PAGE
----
Fort Morgan, CO Lodge News

District No. 1440


The following is a "History of our Flag" as given by officers of all subordinate lodges across the nation in public ceremonies to commerate and honor our Flag and "Flag Day" annually on June 14th.


Heraldry is as old as the human race. The carrying of banners has been a custom among all peoples in all ages. These banners usually contain some concept of the life or government of those who fashion them.

The evolution of the American Flag marks the progression of the government of the American people.

From the founding of Jamestown in Virginia, in 1607, until 1775 the Flag of England was the Flag of the Peoples of America.

In 1775, the Pine Tree Flag was adopted for all colonial vessels, and this was the banner carried by the Continental forces in the Battle of Bunker Hill.

The Southern colonies from 1776 to 1777 used the Snake Flag.

In the latter part of 1775 the Continental Congress appointed a committee to consider the question of a single Flag for the thirteen colonies. That committee recommended a design of thirteen alternate stripes of red and white, with an azure field in the upper corner bearing the red cross of St. George and the white cross of St. Andrews. John Paul Jones, the senior lieutenant of the flagship “Alfred,” hoisted this Flag to the masthead on December 3, 1775, and one month later it was raised over the headquarters of General Washington at Cambridge Massachusetts, “In compliment, as he wrote, to the United Colonies.”

This Flag, called “The Continental Colors” and “The Grand Union,” was never carried in the field by the Continental land forces, but it was used by the Navy as its exclusive ensign, and was the first American Flag to receive a salute of honor, a salute of eleven guns from the Fort of Orange in the Dutch West Indies.

In response to a general demand for a banner more representative of our country, the Congress on June 14, 1777, provided: “That the Flag of the United States be thirteen stripes of alternating red and white; and that the union b thirteen stars, white on blue field, representing a new constellation.”

It is generally believed that in May or June of 1776, a committee consisting of George Washington, Robert Morris and George Ross commissioned Betsy Ross, a Philadelphia Quakeress, to make a Flag from a rough design they left with her. It is said that she suggested that the stars should have five points, rather than six.

The starry banner was first flown at Fort Stanwix, called Fort Schuyler at the time, near the city of Rome, New York, on August 3, 1777, and was under fire three days later at the battle of Oriskany, August 6, 1777, during a British and Indian attack.

The first official salute to the Stars and Stripes was given on February 14, 1778, by France, on the French coast, when the “Ranger,” under command of John Paul Jones, was saluted by the French Fleet.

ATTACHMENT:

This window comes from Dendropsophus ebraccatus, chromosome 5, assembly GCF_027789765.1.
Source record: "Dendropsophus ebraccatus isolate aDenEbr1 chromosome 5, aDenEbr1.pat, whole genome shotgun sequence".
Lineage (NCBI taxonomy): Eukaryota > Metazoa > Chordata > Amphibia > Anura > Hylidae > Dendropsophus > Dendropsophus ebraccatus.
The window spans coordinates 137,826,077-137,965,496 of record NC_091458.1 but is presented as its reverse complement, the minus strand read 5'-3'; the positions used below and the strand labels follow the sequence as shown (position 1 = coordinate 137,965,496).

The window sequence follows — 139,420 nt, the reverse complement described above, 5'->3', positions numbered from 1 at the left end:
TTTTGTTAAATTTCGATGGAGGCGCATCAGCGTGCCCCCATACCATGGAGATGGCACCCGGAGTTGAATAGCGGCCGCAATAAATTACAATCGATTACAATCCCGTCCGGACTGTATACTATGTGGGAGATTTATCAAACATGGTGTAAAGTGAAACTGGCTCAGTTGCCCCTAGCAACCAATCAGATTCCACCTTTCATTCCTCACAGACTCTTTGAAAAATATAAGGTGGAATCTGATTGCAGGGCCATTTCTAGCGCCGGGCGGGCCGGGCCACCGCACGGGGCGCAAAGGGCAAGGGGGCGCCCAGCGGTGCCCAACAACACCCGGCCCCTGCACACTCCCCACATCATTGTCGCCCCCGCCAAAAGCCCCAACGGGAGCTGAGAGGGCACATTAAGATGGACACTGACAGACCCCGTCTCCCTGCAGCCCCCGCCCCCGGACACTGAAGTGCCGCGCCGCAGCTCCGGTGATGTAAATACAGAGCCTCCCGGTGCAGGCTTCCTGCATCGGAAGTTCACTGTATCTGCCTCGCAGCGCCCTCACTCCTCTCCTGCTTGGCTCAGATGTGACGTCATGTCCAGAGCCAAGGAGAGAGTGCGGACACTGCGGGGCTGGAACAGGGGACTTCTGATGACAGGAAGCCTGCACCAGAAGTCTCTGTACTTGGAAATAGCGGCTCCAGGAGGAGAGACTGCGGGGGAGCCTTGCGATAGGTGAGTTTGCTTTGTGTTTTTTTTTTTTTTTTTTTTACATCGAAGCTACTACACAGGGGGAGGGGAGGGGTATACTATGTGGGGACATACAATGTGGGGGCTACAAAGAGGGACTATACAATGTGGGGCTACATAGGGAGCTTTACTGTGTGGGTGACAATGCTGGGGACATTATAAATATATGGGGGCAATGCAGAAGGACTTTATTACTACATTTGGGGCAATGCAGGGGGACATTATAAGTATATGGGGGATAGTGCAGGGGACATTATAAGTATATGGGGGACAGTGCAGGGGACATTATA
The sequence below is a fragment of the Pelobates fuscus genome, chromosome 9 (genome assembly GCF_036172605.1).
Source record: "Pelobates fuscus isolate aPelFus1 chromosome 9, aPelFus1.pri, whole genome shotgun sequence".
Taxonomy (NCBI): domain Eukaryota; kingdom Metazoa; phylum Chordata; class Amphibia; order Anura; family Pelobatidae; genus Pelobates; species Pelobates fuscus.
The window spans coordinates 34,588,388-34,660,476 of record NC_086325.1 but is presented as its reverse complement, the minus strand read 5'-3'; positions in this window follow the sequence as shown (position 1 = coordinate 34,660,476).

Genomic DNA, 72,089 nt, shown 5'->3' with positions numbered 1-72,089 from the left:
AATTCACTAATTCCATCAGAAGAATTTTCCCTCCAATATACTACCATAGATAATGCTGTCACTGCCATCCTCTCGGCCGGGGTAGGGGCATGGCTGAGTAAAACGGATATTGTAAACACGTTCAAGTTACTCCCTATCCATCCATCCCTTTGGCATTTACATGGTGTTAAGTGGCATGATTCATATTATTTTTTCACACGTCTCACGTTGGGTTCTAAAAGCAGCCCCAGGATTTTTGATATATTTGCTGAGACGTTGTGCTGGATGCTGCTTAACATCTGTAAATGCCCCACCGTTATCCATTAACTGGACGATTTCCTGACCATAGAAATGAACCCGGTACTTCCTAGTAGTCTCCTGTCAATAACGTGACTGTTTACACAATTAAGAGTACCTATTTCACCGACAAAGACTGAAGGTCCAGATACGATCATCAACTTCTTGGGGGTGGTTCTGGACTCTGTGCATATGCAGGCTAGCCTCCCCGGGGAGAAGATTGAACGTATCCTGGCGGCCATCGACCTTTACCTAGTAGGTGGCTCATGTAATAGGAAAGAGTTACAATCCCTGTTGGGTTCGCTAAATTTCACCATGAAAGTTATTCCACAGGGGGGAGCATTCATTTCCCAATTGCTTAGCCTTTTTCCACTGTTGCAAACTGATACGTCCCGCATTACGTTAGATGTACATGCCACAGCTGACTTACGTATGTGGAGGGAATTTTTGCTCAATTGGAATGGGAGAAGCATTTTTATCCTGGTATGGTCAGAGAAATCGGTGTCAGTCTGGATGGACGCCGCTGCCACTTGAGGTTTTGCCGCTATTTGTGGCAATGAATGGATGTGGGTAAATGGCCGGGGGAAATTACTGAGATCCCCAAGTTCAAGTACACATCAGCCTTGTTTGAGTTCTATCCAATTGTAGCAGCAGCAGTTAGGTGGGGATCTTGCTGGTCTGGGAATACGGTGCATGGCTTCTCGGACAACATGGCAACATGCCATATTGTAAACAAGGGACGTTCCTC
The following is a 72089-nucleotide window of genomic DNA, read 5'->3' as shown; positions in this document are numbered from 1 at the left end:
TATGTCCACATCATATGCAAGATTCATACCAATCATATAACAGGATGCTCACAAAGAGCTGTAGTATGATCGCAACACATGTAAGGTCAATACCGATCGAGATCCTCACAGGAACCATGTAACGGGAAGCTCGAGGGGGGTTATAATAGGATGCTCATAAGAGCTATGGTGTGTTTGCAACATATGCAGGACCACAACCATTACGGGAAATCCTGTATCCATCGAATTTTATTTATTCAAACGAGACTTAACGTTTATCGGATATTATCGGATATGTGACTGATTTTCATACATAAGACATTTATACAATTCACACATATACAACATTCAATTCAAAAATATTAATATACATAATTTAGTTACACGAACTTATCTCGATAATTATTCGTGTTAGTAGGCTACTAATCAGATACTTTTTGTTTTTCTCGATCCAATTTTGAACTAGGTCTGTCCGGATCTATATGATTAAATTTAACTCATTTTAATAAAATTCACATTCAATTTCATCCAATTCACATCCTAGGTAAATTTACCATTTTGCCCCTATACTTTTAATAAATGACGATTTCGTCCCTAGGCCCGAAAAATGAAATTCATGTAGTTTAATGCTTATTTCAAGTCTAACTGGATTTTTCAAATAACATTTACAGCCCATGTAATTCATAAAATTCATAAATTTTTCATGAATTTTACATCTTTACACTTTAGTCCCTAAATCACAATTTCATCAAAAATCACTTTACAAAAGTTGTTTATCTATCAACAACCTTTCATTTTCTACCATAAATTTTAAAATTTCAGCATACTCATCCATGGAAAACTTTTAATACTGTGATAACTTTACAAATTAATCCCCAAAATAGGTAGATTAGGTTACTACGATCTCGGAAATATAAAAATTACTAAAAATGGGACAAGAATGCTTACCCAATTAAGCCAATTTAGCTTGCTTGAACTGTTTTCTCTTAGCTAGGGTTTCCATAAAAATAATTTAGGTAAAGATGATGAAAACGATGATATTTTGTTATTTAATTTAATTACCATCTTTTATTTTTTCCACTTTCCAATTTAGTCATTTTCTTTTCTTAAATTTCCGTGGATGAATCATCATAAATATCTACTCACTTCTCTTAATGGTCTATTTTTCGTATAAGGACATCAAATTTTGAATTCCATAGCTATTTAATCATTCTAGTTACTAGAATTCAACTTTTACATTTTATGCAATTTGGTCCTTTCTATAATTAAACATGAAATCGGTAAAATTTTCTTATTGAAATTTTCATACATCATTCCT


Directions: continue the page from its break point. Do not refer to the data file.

This Flag, then carried by the “Ranger,” was made by the young women of Portsmouth, New Hampshire, from stripes of their best colored-silk dresses and the white wedding gown of a recent bride.

It is said that this same “Ranger’s” Flag was flown by Jones’ ship, the “Bon Homme Richard” in its thrilling fight by moonlight, upon the high seas, with the British frigate “Serapis.” When the “Serapis” struck her colors, the immortal fame of John Paul Jones was insured as the intrepid defender of the youthful republic.

The original thirteen Stars and Stripes represented the original thirteen colonies. In 1795 two additional Stars and Stripes were added to represent admission to the Union of Vermont and Kentucky. Under this banner of fifteen Stars and Stripes was fought the War of 1812. It was the sight of its flying over Fort McHenry, on September 14, 1814, that inspired Francis Scott Key to write what was to become our national anthem, “The Star-Spangled Banner.”

Miss Margaret Young, who cut the stars for that particular banner, was the mother of Henry Sanderson, The Grand Exalted Ruler of the Order of the Elks in 1884.

The Congress on April 14, 1818, adopted a resolution that on and after July 4, 1818, the number of stripes should be thirteen and that the blue field should carry one star for each of the twenty states in the union and that a new star should be added for each state thereafter admitted.

Since 1818, there has been no change in the Flag design except that twenty-eight new stars were added before July 4, 1912, and this Flag of forty-eight stars flew over this nation for forty-seven years until just before the Vietnam War.

On July 4, 1959, a star was added for Alaska, our first non-connected state and a year later, Hawaii, our island state added a fiftieth star. Our present Flag—fifty stars and thirteen stripes It is accompanied by the POW-MIA Flag to recognize the plight and demise of a special group of our Armed Services, those who were prisoners of war or still remain missing in action.

Our Flag is at once a history, a declaration and a prophecy. It represents the American nation as it was at its birth; it speaks for what it is today; and it holds the opportunity for the future to add other stars to the glorious constellation.

The Benevolent and Protective Order of Elks is the first and only fraternal body to require formal observance of “Flag Day.” In July of 1908, the Grand Lodge of this Order, at Dallas, Texas, then assembled, provided for the annual nationwide observance of “Flag Day” on the 14th of June in each year, by making it mandatory upon each Subordinate Lodge of the Order.